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Apple becomes world’s most profitable company

Lucy Dean
·2-min read
The logo of Apple is illuminated at a store in the city center in Munich, Germany, Wednesday, Dec. 16, 2020. Apple’s delayed launch of its latest iPhones unleashed a holiday buying frenzy that propelled sales of the trendsetting company’s most popular product to its fastest start in years. The apparently pent-up demand for four different iPhone 12 models highlighted Apple’s latest quarterly report Wednesday, Jan. 27, 2021. (AP Photo/Matthias Schrader)
Apple has become the world's most profitable company. (AP Photo/Matthias Schrader)

Apple has become the world’s most profitable company with a reported net income of US$59 billion, after the COVID-19 economic downturn pushed Saudi Aramco, the world’s largest exporter, from its perch.

Apple maintained its high margins over 2020 as consumers stuck in lockdown bought up iPhones, Macs and iPads, leading it to eclipse revenue expectations over the December 2020 quarter.

The tech behemoth’s sales were up 17 per cent year-on-year to US$65.6 billion over the Christmas quarter.

Saudi Aramco’s rough ride

The petroleum giant saw its net income slide 44 per cent over 2020, down to US$49 billion after oil price plunged.

Demand for oil fell off a cliff in 2020 as the pandemic saw international and much of domestic travel indefinitely paused.

Oil prices briefly went sub-zero for the first time in history in April last year as suppliers essentially paid for others to store oil.

“In one of the most challenging years in recent history, Aramco demonstrated its unique value proposition through its considerable financial and operational agility,” Aramco president and CEO Amin H. Nasser said.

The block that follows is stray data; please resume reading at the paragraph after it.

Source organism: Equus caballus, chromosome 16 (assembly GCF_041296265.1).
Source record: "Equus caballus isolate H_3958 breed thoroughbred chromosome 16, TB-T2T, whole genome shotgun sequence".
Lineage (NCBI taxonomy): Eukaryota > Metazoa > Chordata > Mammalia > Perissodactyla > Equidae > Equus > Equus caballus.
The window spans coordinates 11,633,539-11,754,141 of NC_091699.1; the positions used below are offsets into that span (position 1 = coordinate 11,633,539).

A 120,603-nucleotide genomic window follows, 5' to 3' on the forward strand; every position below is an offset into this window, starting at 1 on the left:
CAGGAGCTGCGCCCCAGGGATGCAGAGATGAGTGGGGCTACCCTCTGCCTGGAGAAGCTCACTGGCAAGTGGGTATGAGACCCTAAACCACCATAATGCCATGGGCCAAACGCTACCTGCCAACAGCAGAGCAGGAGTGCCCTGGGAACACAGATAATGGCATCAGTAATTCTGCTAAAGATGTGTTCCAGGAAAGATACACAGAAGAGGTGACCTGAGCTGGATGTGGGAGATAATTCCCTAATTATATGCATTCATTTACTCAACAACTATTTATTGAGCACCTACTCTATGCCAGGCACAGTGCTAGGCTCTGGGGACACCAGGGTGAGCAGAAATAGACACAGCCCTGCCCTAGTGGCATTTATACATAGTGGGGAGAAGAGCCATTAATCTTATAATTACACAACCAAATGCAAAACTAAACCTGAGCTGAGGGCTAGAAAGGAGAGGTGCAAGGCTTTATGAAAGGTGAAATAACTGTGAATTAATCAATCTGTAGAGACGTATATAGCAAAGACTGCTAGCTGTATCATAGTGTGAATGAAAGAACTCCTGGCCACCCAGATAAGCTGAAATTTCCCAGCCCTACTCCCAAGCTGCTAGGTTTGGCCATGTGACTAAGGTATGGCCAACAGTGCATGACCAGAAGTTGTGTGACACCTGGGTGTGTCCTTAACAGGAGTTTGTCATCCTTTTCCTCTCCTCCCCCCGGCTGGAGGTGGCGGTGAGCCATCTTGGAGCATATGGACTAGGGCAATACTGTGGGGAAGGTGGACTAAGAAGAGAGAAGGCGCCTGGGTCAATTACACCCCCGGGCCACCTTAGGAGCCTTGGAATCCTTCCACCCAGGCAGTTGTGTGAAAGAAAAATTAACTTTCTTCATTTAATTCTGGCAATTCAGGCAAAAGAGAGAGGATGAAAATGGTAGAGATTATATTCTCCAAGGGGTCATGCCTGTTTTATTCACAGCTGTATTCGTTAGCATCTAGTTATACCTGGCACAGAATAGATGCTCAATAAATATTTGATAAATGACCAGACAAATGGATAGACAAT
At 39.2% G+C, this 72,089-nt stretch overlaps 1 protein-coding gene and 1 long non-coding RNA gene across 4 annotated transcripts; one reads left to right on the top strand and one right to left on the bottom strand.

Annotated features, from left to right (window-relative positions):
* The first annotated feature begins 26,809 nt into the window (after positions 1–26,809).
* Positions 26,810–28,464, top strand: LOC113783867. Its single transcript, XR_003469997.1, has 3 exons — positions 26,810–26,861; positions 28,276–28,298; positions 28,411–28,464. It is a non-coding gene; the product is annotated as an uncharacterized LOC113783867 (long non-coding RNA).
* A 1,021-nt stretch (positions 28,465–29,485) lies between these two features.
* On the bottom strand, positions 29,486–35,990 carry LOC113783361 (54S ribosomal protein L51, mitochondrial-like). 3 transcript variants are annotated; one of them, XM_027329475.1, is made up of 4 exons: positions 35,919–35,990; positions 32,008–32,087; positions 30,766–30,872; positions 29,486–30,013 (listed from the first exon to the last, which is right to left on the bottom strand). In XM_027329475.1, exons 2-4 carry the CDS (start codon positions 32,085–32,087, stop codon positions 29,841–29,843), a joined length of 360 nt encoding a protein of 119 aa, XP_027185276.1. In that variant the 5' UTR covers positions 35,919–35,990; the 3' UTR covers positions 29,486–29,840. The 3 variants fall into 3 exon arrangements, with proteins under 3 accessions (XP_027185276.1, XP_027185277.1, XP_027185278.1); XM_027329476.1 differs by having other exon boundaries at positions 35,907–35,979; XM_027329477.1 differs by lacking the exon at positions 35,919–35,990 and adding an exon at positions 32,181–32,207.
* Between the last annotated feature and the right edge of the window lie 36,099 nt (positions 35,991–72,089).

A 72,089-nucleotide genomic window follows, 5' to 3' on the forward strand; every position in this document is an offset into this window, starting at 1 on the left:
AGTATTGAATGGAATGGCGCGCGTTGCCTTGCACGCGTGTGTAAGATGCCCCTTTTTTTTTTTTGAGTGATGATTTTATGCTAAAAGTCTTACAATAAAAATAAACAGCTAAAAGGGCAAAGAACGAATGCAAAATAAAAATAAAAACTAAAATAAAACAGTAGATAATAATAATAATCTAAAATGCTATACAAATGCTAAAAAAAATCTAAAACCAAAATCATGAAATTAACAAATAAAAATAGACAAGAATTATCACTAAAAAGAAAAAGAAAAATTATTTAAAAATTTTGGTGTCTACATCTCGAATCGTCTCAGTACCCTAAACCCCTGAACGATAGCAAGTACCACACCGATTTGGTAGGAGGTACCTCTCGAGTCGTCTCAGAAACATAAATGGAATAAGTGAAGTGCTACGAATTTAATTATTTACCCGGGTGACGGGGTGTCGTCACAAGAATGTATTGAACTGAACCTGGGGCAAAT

“Our exceptional performance during such testing times owed much to the unwavering spirit and resilience of our employees, who set operational records and continued to meet the world’s energy needs both safely and reliably.”

However, with oil prices poised for a strong rebound, Saudi Aramco could soon reclaim the title.

Figures from the International Energy Agency show that the world’s oil demand could surpass pre-COVID levels by 2023 as developing economies across Asia require more.

“Looking ahead, our long-term strategy to optimize our oil and gas portfolio is on track and, as the macro environment improves, we are seeing a pick-up in demand in Asia and also positive signs elsewhere,” Nasser said.

“We remain confident that we will emerge on the other side of this pandemic in a position of strength.”

Apple charger fine just 0.00007 per cent of 2020 revenue

Apple was recently fined US$1.92 million by Brazilian authorities for failing to include phone chargers with its iPhone 12 sales.

The decision to sell the charger separately was deemed a violation of the consumer defense code, leading São Paulo authorities to fine the company.However, that fine will barely dent Apple’s finances, costing it just 0.00007 per cent of its 2020 revenue

Image: Yahoo Finance
Image: Yahoo Finance